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Incidence of underlying laryngeal pathology in patients initially diagnosed with laryngopharyngeal reflux

Authors

  • Benjamin Rafii MD,

    1. New York University Voice Center, Department of Otolaryngology–Head and Neck Surgery, New York University School of Medicine, New York, New York, U.S.A
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  • Salvatore Taliercio MD,

    1. New York University Voice Center, Department of Otolaryngology–Head and Neck Surgery, New York University School of Medicine, New York, New York, U.S.A
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  • Stratos Achlatis MD,

    1. New York University Voice Center, Department of Otolaryngology–Head and Neck Surgery, New York University School of Medicine, New York, New York, U.S.A
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  • Ryan Ruiz BA,

    1. New York University Voice Center, Department of Otolaryngology–Head and Neck Surgery, New York University School of Medicine, New York, New York, U.S.A
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  • Milan R. Amin MD,

    1. New York University Voice Center, Department of Otolaryngology–Head and Neck Surgery, New York University School of Medicine, New York, New York, U.S.A
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  • Ryan C. Branski PhD

    Corresponding author
    1. New York University Voice Center, Department of Otolaryngology–Head and Neck Surgery, New York University School of Medicine, New York, New York, U.S.A
    • Send correspondence to Ryan C. Branski, PhD, New York University Voice Center, Department of Otolaryngology–Head and Neck Surgery, 345 East 37th Street, Suite 306, New York, NY 10016. E-mail: ryan.branski@nyumc.org

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  • Portions of data contained in the current manuscript were accepted for a poster presentation at the American Laryngological Association Annual Meeting at the Combined Otolaryngologic Spring Meetings, Orlando, Florida, U.S.A., April 10–11, 2013.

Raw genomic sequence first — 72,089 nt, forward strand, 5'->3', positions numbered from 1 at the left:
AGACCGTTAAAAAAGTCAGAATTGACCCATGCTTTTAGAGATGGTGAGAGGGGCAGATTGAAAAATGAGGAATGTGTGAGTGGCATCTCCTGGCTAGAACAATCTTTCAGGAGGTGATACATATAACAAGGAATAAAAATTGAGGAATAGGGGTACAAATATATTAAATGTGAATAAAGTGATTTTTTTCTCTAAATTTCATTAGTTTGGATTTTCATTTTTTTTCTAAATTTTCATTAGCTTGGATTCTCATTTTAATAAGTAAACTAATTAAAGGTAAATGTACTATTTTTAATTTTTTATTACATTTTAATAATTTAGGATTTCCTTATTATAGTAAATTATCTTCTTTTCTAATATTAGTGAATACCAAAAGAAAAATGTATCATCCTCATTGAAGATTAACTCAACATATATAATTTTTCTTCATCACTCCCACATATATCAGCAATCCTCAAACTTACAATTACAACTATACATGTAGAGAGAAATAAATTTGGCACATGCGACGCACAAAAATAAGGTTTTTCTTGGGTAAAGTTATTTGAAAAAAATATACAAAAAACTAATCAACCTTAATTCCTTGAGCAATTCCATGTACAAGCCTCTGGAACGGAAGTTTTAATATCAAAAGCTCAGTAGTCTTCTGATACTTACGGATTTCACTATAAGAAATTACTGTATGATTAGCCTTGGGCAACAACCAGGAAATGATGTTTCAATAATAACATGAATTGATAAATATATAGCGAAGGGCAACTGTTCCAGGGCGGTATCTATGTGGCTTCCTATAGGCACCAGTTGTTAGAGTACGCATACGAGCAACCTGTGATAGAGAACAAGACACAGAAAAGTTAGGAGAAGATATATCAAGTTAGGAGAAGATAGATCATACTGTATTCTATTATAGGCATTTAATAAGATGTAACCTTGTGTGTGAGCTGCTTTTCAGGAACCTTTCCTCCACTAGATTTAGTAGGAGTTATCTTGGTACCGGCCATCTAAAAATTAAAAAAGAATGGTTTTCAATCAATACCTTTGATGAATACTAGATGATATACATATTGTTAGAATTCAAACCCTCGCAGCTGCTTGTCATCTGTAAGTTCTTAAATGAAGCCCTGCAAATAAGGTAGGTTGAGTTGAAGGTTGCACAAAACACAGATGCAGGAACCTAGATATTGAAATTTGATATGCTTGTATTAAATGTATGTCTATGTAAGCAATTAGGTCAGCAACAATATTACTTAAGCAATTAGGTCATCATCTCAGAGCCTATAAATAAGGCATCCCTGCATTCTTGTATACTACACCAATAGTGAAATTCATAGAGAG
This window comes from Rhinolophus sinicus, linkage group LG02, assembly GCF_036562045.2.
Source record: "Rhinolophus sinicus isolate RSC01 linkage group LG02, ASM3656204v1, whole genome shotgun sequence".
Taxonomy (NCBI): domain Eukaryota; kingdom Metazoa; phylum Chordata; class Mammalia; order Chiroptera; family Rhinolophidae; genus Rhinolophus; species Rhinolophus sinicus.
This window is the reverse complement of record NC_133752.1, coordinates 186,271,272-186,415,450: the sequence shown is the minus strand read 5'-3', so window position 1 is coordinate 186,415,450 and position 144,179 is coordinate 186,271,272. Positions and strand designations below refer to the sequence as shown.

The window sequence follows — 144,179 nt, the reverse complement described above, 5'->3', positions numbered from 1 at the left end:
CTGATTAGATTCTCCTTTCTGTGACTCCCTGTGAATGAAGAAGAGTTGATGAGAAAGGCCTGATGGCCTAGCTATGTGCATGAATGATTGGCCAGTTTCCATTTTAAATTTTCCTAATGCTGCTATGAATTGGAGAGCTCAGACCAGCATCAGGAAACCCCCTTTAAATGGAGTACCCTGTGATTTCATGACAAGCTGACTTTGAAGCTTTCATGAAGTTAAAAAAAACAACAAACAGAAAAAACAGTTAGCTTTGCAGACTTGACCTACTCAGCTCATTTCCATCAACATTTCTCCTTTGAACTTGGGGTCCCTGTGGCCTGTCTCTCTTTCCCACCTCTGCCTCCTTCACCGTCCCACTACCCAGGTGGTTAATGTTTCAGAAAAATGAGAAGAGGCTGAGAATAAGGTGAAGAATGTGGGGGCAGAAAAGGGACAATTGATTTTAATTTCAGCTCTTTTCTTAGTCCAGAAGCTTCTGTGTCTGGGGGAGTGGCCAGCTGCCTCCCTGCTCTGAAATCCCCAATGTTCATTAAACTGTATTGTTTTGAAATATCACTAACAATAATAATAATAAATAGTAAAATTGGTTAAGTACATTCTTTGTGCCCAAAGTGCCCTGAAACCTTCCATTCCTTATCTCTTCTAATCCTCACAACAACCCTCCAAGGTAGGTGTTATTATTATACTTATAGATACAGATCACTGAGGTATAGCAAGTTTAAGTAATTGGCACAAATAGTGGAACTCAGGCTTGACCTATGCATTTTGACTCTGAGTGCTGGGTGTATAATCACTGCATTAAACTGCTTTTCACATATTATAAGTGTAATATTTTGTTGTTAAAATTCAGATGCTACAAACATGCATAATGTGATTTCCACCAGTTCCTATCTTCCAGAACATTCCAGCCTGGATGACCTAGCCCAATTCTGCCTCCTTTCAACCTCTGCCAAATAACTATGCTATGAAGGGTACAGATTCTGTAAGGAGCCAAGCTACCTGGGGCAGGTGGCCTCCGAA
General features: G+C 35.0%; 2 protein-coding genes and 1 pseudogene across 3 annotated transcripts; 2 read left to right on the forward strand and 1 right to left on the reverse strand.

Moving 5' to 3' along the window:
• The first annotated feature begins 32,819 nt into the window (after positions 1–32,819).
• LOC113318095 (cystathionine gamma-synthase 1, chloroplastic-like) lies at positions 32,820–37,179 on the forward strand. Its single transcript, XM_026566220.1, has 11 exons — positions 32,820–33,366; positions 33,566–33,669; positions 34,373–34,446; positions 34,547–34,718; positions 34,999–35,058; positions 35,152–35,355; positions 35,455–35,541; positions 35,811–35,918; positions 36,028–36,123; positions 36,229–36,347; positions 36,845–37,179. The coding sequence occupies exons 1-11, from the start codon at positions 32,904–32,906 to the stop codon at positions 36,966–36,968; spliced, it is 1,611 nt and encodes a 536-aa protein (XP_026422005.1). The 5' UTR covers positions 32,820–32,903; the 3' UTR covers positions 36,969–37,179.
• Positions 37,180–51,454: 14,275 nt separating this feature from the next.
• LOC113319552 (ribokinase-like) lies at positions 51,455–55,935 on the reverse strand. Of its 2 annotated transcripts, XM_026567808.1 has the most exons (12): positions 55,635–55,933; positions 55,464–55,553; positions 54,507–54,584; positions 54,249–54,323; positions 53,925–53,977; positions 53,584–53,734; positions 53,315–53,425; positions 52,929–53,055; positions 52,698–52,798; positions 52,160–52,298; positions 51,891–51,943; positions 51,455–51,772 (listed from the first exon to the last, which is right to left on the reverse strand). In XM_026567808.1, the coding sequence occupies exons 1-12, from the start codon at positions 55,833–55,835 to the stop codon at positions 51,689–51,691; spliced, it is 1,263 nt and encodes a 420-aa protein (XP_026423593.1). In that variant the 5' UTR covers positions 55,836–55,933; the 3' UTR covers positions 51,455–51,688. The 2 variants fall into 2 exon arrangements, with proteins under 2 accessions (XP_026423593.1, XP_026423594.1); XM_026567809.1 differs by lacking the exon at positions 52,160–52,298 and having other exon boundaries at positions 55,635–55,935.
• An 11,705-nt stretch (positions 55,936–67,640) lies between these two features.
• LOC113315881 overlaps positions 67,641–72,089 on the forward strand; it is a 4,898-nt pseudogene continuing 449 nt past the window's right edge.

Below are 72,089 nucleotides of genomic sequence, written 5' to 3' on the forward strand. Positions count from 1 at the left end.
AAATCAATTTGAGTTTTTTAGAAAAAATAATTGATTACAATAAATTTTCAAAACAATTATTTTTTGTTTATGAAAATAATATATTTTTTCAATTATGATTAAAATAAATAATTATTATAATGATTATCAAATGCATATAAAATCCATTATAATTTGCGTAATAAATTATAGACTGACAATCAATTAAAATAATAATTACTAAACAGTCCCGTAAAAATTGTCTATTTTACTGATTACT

• The authors have no funding, financial relationships, or conflicts of interest to disclose.

Abstract

Objectives/Hypothesis

To characterize the videoendoscopic laryngeal findings in patients with a prior established diagnosis of laryngopharyngeal reflux disease (LPR) as the sole etiology for their chief complaint of hoarseness. We hypothesized that many, if not all, of these patients would present with discrete laryngeal pathology, divergent from LPR.

Study Design

Prospective, nonintervention.

Methods

Patients presenting to a tertiary laryngology practice with an established diagnosis of LPR as the sole etiology of their hoarseness were included. All subjects completed the Voice Handicap Index and Reflux Symptom Index, in addition to a questionnaire regarding their reflux diagnosis and prior treatment. Laryngoscopic examinations were reviewed by the laryngologist caring for the patients. Reliability of findings was assessed by interpretation of videoendoscopic findings by three outside laryngologists not involved in the care of the patients.

Results

Laryngeal pathology distinct from LPR was identified in all 21 patients felt to be causative of the chief complaint of dysphonia. Specifically, the most common findings were benign mucosal lesions and vocal fold paresis (29% each), followed by muscle tension dysphonia (14%). Two patients were found to have vocal fold leukoplakia, of which one was confirmed to be a microinvasive carcinoma upon removal.

Conclusion

LPR may be overdiagnosed; other etiologies must be considered for patients with hoarseness who fail empiric LPR treatment.

Level of Evidence

4. Laryngoscope, 124:1420–1424, 2014

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